The identification computing means 1817 is comprised of a system identification means 1817 a for deriving a mathematical model representing the input/output characteristics of the motion mechanism with the motion state of the motion mechanism being an output on the basis of the time-series data recorded on the data collecting means 1816, and a physical parameter deriving means 1817 b for deriving the physical characteristic values of mechanical and electrical elements constituting the motion mechanism on the basis of the mathematical model.

Referring to FIG. 18, the two vibrating means 1811 are disposed in one horizontal direction. However, three or more vibrating means in the vertical direction and three or more vibrating means in the horizontal direction, i.e., a total of six or more vibrating means, are preferably disposed to independently excite vibrations of all the degrees-of-freedom of motions of the six-degree-of-freedom motion mechanism.

As the vibrating means 1811, the vertical actuators 1921 and the horizontal actuators 1922 described above can be used. As the vibration sensors 1803, acceleration sensors can be used. As the vibrating means 1811, electromagnetic actuators such as linear motors can also be used. In this case, the relationship between driving command inputs and the corresponding forces generated by the actuators can be almost written as a proportional relationship in a frequency region in which the major dynamic characteristics of the motion mechanism as a target act, and hence the forces generated by the vibrating means 1811 can be easily estimated from the corresponding driving command inputs. In this case, therefore, the force sensors 1814 are not required. Assume that this embodiment uses electromagnetic actuators as the vibrating means 1811, and no force sensor 1814 is used in the following description. Recently, combinations of electromagnetic actuators such as linear motors and pneumatic actuators designed to control the internal pressures of the air springs by using valves for adjusting the supply/discharge of air to/from the air springs have been put into practice. However, electromagnetic actuators can be effectively used as the vibrating means 1811 in this apparatus.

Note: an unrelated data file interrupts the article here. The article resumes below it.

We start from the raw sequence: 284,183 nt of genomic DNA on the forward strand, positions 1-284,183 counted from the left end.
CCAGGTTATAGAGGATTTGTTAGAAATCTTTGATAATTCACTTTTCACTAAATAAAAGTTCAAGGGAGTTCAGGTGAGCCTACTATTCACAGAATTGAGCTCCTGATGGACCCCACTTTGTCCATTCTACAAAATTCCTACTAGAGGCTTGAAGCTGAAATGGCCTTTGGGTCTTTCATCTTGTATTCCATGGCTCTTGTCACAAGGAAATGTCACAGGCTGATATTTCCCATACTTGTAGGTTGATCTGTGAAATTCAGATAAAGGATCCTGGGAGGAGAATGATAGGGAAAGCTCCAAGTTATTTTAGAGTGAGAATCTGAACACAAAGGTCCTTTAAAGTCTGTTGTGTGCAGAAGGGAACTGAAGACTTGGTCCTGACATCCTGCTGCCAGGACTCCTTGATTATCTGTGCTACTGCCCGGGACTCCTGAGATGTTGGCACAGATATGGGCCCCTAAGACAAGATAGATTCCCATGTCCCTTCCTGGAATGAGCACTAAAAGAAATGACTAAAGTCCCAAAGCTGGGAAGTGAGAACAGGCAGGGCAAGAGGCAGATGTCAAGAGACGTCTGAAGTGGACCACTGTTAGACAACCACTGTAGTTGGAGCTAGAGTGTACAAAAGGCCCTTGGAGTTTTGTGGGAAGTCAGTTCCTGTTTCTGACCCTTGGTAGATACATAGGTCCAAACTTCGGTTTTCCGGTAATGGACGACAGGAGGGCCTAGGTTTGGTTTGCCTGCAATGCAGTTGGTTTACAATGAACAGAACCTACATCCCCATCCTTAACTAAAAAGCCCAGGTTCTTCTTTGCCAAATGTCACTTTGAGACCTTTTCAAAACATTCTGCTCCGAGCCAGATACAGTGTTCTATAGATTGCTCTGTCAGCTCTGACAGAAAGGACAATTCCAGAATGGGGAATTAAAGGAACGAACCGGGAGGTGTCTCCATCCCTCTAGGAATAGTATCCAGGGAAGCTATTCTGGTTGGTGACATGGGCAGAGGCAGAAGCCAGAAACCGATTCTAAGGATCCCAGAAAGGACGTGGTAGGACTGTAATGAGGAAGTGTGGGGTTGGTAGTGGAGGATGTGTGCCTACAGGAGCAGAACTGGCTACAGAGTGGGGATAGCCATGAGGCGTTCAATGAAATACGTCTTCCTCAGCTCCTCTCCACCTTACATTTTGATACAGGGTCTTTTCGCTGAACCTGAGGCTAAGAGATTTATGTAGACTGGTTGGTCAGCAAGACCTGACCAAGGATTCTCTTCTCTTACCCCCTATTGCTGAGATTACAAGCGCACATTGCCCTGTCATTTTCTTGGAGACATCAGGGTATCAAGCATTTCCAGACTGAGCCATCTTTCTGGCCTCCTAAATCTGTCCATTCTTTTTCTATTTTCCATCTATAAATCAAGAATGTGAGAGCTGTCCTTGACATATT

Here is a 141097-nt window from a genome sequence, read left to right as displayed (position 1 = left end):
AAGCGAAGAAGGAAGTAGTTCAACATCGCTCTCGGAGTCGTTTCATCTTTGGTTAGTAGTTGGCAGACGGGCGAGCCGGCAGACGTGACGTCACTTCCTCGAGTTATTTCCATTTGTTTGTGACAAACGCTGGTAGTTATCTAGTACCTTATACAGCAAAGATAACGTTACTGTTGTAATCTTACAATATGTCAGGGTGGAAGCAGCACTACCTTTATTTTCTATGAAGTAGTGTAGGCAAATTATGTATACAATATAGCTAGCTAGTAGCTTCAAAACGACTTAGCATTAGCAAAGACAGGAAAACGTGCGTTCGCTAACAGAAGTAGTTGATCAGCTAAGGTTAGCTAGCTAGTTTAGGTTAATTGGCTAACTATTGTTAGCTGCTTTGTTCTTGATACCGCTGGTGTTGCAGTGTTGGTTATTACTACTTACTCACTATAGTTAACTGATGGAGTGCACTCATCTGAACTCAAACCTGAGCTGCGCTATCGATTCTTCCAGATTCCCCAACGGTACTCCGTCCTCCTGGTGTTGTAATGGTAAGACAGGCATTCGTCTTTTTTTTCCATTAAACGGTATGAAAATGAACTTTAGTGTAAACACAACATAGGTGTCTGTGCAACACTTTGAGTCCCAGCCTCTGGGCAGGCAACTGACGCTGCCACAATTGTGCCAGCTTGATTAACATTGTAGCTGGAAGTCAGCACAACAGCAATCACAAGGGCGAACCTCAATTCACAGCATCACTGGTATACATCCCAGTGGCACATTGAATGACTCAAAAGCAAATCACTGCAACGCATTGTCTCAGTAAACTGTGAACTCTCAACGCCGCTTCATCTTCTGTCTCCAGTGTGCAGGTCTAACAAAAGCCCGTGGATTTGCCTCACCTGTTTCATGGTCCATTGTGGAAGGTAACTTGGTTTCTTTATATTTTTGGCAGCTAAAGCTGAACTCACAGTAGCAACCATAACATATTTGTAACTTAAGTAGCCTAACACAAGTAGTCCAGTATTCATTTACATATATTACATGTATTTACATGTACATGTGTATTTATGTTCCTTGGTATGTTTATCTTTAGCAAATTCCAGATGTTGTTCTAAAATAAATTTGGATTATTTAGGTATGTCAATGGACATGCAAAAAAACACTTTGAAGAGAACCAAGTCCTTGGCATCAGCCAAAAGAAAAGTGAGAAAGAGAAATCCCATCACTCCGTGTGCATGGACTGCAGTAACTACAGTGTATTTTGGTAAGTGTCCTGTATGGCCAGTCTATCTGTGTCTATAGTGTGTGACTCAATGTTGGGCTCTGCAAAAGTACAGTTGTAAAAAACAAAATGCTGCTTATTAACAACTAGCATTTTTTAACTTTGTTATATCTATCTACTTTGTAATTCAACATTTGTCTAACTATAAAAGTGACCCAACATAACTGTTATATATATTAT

When the force sensors 1814 are to be used, the data collecting means 1816 may collect and record output signals from the force sensors 1814 or the time-series data of the signals having undergone proper arithmetic processing as signals corresponding to signals for the vibrating means 1811 instead of signals generated by the signal generating means 1812. In this case, the data collecting means 1816 may collect and record signals corresponding to translation thrust forces and moments of rotation applied from the actuators to the motion mechanism, which are extracted by arithmetic processing of output signals from the force sensors 1814. Alternatively, the data collecting means 1816 may collect and record output time-series data from an auxiliary computation means such as the signal distribution means 1813 instead of the signals generated by the signal generating means 1812. The signals to be collected and recorded as the motion state of the motion mechanism as a target may be the time-series data of output signals from the vibration sensors 1803.